Being a teenager is hard. I mean, it can be really, really hard. In the rush of all the physiological, emotional, and social changes going on around them, it is a daunting task to attempt to fit in with a certain group. Sometimes its just easier to hang out with people who won’t judge you in any way.
This is one reason for they party scene is always so popular: instant acceptance.
Most of the time, human beings gravitate toward a social circle that has the path of least resistance, and most of the time, this approach has devastating consequences: instead of choosing a circle of friends based on the content of their character, the decision is made on shared interests, who is cool, or who has the most “fun”.
Furthermore, with the rise of social media and less physical human interaction than a decade ago, it can be easier for a teenager to engage with their phone than with another human being.
I remember a few years ago a young man visited our youth group for the first time, and upon seeing that he knew no one in the room, immediately looked at his phone and made a bee-line for the bathroom, all in the span of the first 10 seconds of him entering the church, before we even had a chance to welcome him.
How do we make teenagers feel completely at ease and welcome? For one, our greeting has to be immediate, prayerful, warm, authentic, and led by teenagers AND adults. (a side note: the “Door Holders” at Passion City Church in Atlanta are the best I have ever seen at this).
Secondly, our welcome has to be more than words. A pastor may say “welcome” from the front of the congregation, but if the whole church doesn’t back it up, those words mean very little. Its one thing to say you’re welcoming, its quite another to actually do it.
Its much like a greenhouse: you cannot “make” things grow, but you can create an environment where growth occurs and is fostered. We cannot make anyone choose Christ, but we can be faithful in our preparation, our presentation, our welcome and trust God for the results.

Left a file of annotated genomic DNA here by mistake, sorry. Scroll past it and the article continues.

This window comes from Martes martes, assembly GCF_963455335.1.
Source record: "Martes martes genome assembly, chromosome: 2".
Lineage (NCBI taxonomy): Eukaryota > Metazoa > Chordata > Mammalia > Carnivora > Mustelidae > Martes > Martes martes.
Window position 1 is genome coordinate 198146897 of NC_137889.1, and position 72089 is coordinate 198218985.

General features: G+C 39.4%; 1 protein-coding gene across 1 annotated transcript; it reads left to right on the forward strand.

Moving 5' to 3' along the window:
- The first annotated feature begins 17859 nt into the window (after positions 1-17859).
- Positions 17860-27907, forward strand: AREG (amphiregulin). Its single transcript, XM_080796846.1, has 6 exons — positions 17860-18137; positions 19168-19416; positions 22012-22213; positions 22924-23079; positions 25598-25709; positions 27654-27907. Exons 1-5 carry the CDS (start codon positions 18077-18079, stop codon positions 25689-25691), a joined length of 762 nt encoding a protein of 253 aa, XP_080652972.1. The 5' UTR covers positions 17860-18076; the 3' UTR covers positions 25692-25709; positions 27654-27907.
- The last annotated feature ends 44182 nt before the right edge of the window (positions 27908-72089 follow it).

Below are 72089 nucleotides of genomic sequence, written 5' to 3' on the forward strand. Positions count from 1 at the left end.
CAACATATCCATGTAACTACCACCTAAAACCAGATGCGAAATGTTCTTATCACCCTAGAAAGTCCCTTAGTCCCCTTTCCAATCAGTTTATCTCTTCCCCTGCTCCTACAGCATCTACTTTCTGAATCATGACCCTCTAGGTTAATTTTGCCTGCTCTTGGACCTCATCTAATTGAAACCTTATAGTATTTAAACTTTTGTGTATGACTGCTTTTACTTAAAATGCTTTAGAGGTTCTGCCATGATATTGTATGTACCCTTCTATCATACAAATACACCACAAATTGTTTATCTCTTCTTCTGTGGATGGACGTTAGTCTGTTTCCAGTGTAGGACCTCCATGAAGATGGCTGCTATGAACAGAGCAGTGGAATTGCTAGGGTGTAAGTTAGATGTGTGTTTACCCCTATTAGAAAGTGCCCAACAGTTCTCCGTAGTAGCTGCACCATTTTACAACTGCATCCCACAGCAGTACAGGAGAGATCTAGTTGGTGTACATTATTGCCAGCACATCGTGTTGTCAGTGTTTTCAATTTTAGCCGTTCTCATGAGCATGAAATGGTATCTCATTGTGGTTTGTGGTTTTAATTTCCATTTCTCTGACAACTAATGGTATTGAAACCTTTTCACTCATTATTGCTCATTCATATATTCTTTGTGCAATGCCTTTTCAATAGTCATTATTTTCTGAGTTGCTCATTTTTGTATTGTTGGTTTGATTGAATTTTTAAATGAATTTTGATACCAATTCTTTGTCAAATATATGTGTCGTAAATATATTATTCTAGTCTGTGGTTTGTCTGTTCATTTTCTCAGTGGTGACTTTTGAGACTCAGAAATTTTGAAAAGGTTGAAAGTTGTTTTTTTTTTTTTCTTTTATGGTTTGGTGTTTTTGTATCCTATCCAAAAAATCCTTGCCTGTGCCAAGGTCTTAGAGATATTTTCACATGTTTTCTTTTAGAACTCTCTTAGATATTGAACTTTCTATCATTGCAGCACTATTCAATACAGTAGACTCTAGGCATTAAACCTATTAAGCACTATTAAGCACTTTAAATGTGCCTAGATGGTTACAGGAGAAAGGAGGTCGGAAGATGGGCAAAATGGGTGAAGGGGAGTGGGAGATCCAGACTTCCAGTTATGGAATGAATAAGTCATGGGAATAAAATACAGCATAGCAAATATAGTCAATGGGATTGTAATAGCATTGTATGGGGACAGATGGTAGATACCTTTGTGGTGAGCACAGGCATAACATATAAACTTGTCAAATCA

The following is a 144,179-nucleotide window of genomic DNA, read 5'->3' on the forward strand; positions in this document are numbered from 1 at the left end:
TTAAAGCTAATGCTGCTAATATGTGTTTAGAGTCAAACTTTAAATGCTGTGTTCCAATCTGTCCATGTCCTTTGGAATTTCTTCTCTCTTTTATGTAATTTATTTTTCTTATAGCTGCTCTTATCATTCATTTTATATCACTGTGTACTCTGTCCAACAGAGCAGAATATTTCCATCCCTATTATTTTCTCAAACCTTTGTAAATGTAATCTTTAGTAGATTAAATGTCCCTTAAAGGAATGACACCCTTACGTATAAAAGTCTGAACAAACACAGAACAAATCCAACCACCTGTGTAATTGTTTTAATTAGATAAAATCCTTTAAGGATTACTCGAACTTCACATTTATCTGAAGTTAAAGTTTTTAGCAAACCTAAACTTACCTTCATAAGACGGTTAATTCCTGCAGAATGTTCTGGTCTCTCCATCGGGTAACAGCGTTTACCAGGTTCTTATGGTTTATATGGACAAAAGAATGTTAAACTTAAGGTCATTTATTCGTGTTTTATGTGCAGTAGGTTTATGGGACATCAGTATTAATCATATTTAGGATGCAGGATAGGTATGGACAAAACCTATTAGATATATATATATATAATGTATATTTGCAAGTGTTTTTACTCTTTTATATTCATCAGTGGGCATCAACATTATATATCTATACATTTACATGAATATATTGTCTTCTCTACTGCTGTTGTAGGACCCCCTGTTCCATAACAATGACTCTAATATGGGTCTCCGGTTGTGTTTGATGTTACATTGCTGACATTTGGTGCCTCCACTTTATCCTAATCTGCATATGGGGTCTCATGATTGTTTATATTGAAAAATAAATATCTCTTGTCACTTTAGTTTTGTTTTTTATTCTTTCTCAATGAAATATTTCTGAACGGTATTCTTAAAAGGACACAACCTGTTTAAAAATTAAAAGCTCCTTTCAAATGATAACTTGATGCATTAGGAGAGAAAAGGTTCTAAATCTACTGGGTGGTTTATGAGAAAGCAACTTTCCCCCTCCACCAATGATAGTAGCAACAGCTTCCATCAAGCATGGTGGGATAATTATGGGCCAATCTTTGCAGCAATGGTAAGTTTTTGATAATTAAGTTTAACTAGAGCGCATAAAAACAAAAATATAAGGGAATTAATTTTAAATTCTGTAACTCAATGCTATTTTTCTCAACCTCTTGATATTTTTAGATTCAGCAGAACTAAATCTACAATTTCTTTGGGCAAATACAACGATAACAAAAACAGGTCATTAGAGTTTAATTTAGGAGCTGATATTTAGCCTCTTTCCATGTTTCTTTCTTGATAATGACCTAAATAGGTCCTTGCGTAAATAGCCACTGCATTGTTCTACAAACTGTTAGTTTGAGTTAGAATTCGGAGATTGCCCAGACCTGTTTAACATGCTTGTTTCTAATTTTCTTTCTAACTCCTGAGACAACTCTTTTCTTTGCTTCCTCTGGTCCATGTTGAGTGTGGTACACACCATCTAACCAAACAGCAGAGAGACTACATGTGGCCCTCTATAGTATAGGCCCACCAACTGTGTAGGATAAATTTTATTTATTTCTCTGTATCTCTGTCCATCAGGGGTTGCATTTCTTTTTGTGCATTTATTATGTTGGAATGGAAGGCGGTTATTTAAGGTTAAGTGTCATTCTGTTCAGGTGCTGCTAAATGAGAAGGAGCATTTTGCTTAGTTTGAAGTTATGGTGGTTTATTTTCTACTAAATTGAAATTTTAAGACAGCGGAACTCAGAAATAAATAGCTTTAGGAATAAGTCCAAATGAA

As Henri Nouwen said, “Hospitality means primarily the creation of free space where the stranger can enter and become a friend instead of an enemy. Hospitality is not to change people, but to offer them space where change can take place. It is not to bring men and women over to our side, but to offer freedom not disturbed by dividing lines.”
Perhaps a ministry goal for us all is this: to be progressive in who we welcome (meaning: EVERYONE), and yet traditional in what we teach.
Ministries that are traditional in who they welcome (i.e. selective) and traditional in what they teach miss the heart of Jesus: too much truth and not enough grace. Likewise, churches that are progressive in who they welcome and progressive in what the teach also miss the heart of Jesus: too much grace and not enough truth.
I’ve noticed that the most effective and Christ-centered ministries in the world are progressive in who they welcome and unswervingly traditional/biblical in what they teach. They realize that this is how God loves us, and they respond in kind.
This balance of grace and truth is not an impossible balance to strike. With the Spirit’s help and guidance, may we all offer this Christ-like welcome in our ministries.
Clark Chilton is a student ministries youth worker in Clemmons, NC.